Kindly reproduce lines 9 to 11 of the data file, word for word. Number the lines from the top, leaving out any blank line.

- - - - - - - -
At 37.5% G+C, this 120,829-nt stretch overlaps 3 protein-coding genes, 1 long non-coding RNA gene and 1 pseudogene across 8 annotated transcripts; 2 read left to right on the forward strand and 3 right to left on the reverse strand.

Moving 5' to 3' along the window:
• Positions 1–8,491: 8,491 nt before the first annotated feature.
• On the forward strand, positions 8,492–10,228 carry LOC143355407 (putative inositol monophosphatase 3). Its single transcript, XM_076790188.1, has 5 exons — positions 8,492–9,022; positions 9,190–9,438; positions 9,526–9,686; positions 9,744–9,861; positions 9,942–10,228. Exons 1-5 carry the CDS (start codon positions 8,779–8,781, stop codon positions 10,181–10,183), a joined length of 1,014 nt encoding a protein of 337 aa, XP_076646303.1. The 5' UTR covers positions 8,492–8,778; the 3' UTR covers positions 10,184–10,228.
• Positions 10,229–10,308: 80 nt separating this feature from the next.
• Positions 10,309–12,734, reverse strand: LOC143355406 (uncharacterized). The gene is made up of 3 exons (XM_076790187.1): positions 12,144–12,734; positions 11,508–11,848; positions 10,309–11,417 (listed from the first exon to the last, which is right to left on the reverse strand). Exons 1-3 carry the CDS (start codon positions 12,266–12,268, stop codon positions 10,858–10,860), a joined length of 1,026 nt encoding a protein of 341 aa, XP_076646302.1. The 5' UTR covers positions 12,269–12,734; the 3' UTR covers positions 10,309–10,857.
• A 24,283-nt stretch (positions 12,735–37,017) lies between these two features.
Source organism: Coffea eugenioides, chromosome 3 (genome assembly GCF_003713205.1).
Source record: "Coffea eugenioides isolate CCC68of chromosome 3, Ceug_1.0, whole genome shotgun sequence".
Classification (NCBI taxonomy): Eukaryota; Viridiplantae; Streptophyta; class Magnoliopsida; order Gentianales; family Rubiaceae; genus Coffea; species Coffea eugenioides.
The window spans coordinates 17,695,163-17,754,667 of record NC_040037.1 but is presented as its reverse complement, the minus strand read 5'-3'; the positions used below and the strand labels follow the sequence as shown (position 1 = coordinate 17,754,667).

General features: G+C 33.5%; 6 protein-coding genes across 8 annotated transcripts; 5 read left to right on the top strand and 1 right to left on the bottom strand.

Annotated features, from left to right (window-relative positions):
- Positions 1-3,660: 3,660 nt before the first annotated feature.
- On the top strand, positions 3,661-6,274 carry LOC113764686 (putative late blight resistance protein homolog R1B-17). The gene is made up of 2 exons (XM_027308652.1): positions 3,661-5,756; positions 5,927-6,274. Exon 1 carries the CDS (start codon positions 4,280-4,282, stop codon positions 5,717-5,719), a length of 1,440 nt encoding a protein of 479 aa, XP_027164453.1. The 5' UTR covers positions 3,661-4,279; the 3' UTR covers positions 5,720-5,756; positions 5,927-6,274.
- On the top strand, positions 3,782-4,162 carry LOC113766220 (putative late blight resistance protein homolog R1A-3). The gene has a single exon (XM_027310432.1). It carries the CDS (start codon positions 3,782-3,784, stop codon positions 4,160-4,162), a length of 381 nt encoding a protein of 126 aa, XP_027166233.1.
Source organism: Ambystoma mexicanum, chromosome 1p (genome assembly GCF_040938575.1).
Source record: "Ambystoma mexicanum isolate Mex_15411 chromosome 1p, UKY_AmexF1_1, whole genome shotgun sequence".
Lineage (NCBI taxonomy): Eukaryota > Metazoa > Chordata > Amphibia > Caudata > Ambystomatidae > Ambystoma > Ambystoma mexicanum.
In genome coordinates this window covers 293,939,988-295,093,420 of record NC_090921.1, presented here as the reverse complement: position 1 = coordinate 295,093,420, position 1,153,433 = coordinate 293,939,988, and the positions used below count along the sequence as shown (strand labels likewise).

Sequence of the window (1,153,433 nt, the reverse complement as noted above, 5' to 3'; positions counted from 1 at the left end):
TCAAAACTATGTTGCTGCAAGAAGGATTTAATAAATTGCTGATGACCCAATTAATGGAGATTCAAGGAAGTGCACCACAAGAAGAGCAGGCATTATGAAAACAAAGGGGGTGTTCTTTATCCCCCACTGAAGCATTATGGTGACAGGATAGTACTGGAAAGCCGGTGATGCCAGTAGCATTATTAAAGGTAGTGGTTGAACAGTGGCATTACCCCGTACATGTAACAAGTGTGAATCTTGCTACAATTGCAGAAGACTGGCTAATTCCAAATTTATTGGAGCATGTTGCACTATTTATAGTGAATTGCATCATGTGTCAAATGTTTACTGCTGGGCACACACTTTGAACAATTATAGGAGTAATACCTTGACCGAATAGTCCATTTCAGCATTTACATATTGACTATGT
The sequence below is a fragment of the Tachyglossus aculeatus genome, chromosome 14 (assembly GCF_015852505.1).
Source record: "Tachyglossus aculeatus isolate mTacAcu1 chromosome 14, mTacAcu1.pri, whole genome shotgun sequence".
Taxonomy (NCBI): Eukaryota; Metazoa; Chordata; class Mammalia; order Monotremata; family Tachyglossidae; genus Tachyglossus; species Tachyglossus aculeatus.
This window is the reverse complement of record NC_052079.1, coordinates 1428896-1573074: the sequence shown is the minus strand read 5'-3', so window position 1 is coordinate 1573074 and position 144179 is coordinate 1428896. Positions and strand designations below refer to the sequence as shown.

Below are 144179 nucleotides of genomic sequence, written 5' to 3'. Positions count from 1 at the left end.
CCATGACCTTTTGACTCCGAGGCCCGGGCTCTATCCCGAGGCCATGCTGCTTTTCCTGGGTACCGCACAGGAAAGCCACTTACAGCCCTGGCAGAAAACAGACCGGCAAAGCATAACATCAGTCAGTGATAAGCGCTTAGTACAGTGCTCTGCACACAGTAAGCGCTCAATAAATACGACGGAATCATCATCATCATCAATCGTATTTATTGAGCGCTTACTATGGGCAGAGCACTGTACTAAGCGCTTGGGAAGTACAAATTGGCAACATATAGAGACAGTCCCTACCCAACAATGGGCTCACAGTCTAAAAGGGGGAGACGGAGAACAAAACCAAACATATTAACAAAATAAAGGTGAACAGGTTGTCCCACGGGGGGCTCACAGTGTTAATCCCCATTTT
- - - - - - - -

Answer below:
Source record: "Coffea eugenioides isolate CCC68of chromosome 3, Ceug_1.0, whole genome shotgun sequence".
Classification (NCBI taxonomy): Eukaryota; Viridiplantae; Streptophyta; class Magnoliopsida; order Gentianales; family Rubiaceae; genus Coffea; species Coffea eugenioides.
The window spans coordinates 17,695,163-17,754,667 of record NC_040037.1 but is presented as its reverse complement, the minus strand read 5'-3'; the positions used below and the strand labels follow the sequence as shown (position 1 = coordinate 17,754,667).